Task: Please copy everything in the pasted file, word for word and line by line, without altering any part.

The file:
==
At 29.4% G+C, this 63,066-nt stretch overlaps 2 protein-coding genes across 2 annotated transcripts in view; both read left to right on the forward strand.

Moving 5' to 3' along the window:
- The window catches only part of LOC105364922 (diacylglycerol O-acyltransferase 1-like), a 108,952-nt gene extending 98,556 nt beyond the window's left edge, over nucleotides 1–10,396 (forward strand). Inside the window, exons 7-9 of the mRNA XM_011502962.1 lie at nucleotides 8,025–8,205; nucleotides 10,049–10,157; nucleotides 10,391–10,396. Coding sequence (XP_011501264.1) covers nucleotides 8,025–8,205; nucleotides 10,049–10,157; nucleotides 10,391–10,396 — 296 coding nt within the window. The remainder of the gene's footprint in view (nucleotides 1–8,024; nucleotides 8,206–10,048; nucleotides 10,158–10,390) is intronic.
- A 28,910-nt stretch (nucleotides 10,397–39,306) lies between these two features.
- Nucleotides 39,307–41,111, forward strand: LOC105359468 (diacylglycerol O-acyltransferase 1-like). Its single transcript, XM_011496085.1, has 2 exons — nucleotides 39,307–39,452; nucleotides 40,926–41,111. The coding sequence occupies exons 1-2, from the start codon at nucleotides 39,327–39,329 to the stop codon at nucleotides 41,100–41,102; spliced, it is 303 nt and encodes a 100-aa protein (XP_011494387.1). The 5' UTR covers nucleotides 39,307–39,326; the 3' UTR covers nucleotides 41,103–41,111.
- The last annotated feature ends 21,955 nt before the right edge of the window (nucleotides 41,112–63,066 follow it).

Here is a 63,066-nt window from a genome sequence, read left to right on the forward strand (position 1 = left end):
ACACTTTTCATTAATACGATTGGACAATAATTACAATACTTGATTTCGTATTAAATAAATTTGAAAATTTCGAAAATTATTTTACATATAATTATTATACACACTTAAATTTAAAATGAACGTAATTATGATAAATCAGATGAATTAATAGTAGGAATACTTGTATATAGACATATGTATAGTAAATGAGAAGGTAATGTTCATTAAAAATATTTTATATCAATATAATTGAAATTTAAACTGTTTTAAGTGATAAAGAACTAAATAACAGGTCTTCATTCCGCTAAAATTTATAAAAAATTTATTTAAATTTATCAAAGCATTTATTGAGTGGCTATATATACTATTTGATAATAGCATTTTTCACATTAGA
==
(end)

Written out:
At 29.4% G+C, this 63,066-nt stretch overlaps 2 protein-coding genes across 2 annotated transcripts in view; both read left to right on the forward strand.

Moving 5' to 3' along the window:
- The window catches only part of LOC105364922 (diacylglycerol O-acyltransferase 1-like), a 108,952-nt gene extending 98,556 nt beyond the window's left edge, over nucleotides 1–10,396 (forward strand). Inside the window, exons 7-9 of the mRNA XM_011502962.1 lie at nucleotides 8,025–8,205; nucleotides 10,049–10,157; nucleotides 10,391–10,396. Coding sequence (XP_011501264.1) covers nucleotides 8,025–8,205; nucleotides 10,049–10,157; nucleotides 10,391–10,396 — 296 coding nt within the window. The remainder of the gene's footprint in view (nucleotides 1–8,024; nucleotides 8,206–10,048; nucleotides 10,158–10,390) is intronic.
- A 28,910-nt stretch (nucleotides 10,397–39,306) lies between these two features.
- Nucleotides 39,307–41,111, forward strand: LOC105359468 (diacylglycerol O-acyltransferase 1-like). Its single transcript, XM_011496085.1, has 2 exons — nucleotides 39,307–39,452; nucleotides 40,926–41,111. The coding sequence occupies exons 1-2, from the start codon at nucleotides 39,327–39,329 to the stop codon at nucleotides 41,100–41,102; spliced, it is 303 nt and encodes a 100-aa protein (XP_011494387.1). The 5' UTR covers nucleotides 39,307–39,326; the 3' UTR covers nucleotides 41,103–41,111.
- The last annotated feature ends 21,955 nt before the right edge of the window (nucleotides 41,112–63,066 follow it).

Here is a 63,066-nt window from a genome sequence, read left to right on the forward strand (position 1 = left end):
ACACTTTTCATTAATACGATTGGACAATAATTACAATACTTGATTTCGTATTAAATAAATTTGAAAATTTCGAAAATTATTTTACATATAATTATTATACACACTTAAATTTAAAATGAACGTAATTATGATAAATCAGATGAATTAATAGTAGGAATACTTGTATATAGACATATGTATAGTAAATGAGAAGGTAATGTTCATTAAAAATATTTTATATCAATATAATTGAAATTTAAACTGTTTTAAGTGATAAAGAACTAAATAACAGGTCTTCATTCCGCTAAAATTTATAAAAAATTTATTTAAATTTATCAAAGCATTTATTGAGTGGCTATATATACTATTTGATAATAGCATTTTTCACATTAGA